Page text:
Caring For Self

Avoiding Burnout

Caregivers work hard to maintain the health and well-being of their care receiver, often without considering the state of their own health. Burnout is the term given to a constellation of symptoms resulting from prolonged stress.

Signs of burnout may vary from individual to individual, with intensity dependent upon many factors, such as personality, age, and health. Symptoms can include:

  • Feeling continually exhausted and sleep-deprived
  • Becoming more susceptible to illness
  • Increased impatience, irritability or forgetfulness
  • Withdrawal from or reduction in social interactions

Preventing Burnout
The best prevention is to become aware of the symptoms and take steps to minimize the risk of burnout.

  • Awareness. Acknowledge the particular aspect of caregiving that you find the most stressful. Can it be eliminated from the care routine? If not, try to find other ways to accomplish your goal.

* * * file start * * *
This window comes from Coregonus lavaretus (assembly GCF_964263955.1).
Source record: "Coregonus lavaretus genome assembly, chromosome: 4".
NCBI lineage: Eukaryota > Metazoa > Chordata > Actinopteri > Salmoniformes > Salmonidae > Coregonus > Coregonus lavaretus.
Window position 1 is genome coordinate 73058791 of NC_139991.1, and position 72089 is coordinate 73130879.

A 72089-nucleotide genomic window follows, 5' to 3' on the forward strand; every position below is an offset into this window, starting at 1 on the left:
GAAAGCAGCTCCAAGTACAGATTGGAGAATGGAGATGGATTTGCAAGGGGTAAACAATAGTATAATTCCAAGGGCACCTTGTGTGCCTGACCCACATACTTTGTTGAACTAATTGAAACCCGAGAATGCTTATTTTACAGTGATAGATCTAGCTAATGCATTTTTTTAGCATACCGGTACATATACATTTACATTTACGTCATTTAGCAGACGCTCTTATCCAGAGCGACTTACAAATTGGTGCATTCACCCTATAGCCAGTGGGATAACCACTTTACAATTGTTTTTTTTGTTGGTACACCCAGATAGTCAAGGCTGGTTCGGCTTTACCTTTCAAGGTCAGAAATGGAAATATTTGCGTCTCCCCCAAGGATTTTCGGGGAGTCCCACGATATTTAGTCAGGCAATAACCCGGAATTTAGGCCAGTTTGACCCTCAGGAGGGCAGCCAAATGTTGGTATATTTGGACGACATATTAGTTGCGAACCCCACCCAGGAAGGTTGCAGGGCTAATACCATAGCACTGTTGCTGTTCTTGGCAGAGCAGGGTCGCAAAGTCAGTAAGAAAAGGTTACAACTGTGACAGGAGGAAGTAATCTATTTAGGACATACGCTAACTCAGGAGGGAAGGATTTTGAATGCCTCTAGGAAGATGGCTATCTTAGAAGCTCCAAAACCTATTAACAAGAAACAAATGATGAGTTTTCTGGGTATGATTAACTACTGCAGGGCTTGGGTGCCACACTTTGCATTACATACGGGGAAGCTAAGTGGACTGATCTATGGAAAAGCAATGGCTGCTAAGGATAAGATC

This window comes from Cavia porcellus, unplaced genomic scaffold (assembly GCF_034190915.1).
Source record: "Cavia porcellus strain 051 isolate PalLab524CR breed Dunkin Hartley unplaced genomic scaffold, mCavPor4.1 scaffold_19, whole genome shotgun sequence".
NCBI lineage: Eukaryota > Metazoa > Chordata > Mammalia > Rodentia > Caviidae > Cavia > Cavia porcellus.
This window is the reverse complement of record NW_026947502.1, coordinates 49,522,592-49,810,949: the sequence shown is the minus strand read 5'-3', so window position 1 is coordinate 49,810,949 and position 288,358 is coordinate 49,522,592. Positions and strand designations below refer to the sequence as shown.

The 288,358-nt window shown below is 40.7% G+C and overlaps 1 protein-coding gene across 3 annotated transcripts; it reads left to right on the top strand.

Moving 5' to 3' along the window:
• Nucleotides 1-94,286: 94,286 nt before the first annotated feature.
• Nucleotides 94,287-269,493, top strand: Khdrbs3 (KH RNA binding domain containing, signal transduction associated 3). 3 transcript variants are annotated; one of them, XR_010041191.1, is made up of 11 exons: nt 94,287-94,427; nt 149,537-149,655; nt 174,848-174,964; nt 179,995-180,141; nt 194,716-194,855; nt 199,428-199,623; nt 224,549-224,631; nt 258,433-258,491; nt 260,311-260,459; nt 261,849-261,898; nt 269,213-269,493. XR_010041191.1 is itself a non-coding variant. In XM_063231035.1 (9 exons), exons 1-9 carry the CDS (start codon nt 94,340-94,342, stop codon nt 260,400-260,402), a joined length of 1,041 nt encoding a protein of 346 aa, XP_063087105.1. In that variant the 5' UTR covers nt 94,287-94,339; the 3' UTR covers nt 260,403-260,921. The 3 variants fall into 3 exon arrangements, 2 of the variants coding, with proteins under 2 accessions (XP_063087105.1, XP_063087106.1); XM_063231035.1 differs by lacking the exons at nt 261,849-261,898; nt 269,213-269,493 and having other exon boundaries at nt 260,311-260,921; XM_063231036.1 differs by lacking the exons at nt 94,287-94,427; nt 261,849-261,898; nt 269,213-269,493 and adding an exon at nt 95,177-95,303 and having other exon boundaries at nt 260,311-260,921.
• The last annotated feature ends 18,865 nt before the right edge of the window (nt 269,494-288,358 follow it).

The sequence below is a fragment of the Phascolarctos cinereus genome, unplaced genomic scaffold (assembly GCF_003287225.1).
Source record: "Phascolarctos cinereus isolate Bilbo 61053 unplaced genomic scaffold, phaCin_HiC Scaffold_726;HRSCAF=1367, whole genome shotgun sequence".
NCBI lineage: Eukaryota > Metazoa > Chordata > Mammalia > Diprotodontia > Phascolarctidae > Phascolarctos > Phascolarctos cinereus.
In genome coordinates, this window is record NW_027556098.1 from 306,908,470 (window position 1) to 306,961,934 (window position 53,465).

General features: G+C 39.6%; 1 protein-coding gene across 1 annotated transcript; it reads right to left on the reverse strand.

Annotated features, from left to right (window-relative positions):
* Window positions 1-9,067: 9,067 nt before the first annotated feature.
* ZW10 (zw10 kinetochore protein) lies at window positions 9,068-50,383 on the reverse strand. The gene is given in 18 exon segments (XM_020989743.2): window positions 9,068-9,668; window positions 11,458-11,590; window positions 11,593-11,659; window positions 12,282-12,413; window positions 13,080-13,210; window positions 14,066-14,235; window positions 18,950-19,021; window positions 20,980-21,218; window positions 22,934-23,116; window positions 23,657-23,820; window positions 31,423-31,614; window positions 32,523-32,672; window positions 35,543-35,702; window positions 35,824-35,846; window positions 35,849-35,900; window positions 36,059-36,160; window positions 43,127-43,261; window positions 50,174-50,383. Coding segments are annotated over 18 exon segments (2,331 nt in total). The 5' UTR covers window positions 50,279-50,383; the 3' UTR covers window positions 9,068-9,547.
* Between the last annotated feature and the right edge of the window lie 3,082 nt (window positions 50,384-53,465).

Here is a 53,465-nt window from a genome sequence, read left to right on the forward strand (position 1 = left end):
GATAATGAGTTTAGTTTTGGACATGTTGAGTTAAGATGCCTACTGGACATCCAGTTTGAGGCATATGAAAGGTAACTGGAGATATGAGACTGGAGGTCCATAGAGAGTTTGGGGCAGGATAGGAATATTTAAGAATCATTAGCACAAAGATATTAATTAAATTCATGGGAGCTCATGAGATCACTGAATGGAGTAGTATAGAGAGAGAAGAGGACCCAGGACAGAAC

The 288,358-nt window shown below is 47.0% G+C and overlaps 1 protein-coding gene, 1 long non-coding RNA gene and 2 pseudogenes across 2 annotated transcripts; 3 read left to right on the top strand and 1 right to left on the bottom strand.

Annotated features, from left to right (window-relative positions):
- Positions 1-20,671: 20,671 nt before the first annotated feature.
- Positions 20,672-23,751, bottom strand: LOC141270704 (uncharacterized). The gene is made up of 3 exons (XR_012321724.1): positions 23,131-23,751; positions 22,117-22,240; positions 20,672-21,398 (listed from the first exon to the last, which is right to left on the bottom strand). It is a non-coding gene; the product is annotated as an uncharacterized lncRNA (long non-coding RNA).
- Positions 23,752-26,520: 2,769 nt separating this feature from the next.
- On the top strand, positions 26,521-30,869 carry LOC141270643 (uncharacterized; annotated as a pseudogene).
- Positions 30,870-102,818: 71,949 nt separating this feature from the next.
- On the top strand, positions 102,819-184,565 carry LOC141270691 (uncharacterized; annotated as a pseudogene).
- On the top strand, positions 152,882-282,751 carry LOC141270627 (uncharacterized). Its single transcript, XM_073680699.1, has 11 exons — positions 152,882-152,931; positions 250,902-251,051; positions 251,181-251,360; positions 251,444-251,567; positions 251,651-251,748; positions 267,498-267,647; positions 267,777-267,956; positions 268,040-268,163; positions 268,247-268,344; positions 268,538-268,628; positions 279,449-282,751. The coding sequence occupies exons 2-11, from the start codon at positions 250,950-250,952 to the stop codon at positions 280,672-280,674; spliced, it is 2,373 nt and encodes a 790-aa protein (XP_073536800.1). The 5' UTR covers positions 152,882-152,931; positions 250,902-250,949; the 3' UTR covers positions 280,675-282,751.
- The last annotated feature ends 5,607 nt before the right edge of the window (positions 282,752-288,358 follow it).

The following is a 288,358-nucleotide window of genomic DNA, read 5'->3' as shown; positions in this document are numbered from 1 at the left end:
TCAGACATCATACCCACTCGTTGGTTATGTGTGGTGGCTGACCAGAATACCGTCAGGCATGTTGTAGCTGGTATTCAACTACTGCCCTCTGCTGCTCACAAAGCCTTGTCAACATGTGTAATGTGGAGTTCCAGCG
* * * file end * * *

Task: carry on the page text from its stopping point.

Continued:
• Support. Do you have someone who can be your sounding board when you've reached your limit?
  • Time out. Taking time off from caregiving is critical for recharging your physical and emotional bodies.
  • Exercise. Regular physical activity is an important way to release tension. It is important to be in the best physical condition for yourself and your care receiver.
  • Take care of yourself. To maintain optimal health, eat well, get enough rest, and don't be afraid to ask for help. There is no shame in getting some help when it's needed.